When I heard that tennis player Naomi Osaka had withdrawn from the French Open rather than participate in the required post-match press conferences, my first thought was that I wish I could introduce her to the fictional Davis. Or the nonfictional Marshawn Lynch, a running back for the Seattle Seahawks in 2015 who answered every question posed to him at Super Bowl Media Day with the explanation, “I’m just here so I won’t get fined.”
But then I realized my solution may have satisfied me, the tennis fan; but it wouldn’t have satisfied her, the young woman.
Osaka is the daughter of a Hatian father and Japanese mother. As a young woman of color, she carries a burden to use her platform in a way that the fictional young Mr. Laloosh did not.
For much of the past century, athletes have been about the only African-Americans able to get the attention of white America. The grace and dignity of Jesse Owens and Jackie Robinson would give way to the more strident voices of Muhammed Ali and Jim Brown as our nation slowly turned toward a greater equality.
Each step along the way, sports were ahead of the rest of society. In tennis, Althea Gibson and Arthur Ashe both won championships held at clubs where neither would have been eligible for membership.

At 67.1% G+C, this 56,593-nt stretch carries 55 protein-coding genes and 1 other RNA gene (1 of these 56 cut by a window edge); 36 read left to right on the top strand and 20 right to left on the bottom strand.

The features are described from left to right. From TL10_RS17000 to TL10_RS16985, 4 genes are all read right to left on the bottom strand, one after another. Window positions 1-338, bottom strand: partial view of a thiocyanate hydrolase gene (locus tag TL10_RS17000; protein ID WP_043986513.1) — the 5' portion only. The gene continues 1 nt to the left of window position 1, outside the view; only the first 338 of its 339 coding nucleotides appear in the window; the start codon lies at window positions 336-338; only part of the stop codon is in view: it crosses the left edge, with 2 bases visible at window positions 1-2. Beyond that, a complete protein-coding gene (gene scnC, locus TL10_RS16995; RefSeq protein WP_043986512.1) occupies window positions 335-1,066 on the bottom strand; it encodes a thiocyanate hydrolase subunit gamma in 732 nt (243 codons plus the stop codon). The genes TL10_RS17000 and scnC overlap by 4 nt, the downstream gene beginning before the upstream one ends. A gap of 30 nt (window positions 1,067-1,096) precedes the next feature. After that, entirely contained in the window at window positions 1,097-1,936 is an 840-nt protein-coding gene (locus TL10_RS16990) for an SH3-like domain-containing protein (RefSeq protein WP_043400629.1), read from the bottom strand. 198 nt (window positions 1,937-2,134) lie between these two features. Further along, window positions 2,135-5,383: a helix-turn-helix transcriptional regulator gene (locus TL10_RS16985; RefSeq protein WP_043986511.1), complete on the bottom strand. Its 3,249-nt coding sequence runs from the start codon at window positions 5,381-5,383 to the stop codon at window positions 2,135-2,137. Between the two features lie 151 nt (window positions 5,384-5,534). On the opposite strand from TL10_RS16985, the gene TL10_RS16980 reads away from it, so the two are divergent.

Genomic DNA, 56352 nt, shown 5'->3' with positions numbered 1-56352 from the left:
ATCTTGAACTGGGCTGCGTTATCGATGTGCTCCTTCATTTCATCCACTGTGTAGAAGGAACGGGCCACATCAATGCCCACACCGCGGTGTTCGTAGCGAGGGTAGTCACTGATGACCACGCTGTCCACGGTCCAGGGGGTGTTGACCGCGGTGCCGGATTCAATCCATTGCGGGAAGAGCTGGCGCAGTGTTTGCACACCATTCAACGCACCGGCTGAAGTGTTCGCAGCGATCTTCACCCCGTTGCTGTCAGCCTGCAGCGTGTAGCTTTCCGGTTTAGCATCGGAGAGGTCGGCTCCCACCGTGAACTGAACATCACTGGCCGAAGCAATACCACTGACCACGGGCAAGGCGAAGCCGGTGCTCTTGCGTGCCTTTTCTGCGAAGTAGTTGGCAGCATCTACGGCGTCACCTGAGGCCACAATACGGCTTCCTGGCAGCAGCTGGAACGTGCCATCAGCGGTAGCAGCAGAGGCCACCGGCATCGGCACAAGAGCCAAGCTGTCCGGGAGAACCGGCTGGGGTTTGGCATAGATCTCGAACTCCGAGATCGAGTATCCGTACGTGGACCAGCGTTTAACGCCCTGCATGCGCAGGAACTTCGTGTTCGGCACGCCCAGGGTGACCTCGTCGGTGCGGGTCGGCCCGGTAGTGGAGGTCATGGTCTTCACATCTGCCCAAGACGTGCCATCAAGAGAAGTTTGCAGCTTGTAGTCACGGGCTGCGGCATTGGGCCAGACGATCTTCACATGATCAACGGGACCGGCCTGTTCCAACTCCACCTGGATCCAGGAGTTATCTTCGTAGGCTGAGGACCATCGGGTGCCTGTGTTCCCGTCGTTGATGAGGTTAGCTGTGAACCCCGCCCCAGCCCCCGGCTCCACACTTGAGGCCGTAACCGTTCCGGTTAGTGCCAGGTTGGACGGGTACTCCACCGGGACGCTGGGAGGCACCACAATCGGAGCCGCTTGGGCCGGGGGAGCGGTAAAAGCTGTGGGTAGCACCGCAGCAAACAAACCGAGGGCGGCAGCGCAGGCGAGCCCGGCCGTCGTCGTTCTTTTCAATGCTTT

In explaining her decision to withdraw from the French Open, Osaka said she gets huge waves of anxiety each time she has to address the media. It may seem strange that someone could keep their cool on center court with 20,000 fans watching and pressure riding on every stroke, then wither in front of 20 reporters. But it really isn’t that unusual. Fear of public speaking, or glossophobia, is a common form of stress, sometimes leading to panic.
But, it is a fear that Osaka must learn to overcome. It is not unreasonable for professional sports leagues or tournaments to require athletes to help promote the sport by dealing with the media. But that doesn't mean they are required to answer every question or wade into every debate.
Osaka often wears facemasks while entering or leaving the tennis court bearing the names of black Americans who were killed at the hands of police. She clearly has a message she wants to deliver.
My hope is that she will seek the coaching needed to be able to not only participate in, but take ownership of future press conferences. That means learning how to identify troublesome questions and having the confidence to simply move on to the next one. And it means only straying from tennis questions when she wants to. Public speaking is a learned skill, just like an overhead smash or a backhand volley. And, we get better with practice.
Walter Rubel can be reached at email@example.com
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There’s a great scene in the movie “Bull Durham” where Crash Davis, the veteran catcher, teaches hotshot pitching prospect Nuke Laloosh how to talk to the media: “We’ve got to play ‘em one game at a time.” “I’m just happy to be here, and hope I can help the ballclub.” “I just want to give it my best shot. And, the good Lord willing, things will work out.” As a former sportswriter, I thought director Ron Shelton gave it 110 percent in capturing the typical locker room exchanges. Players and coaches lean on cliches because they’re safe, and there’s one available for every situation.
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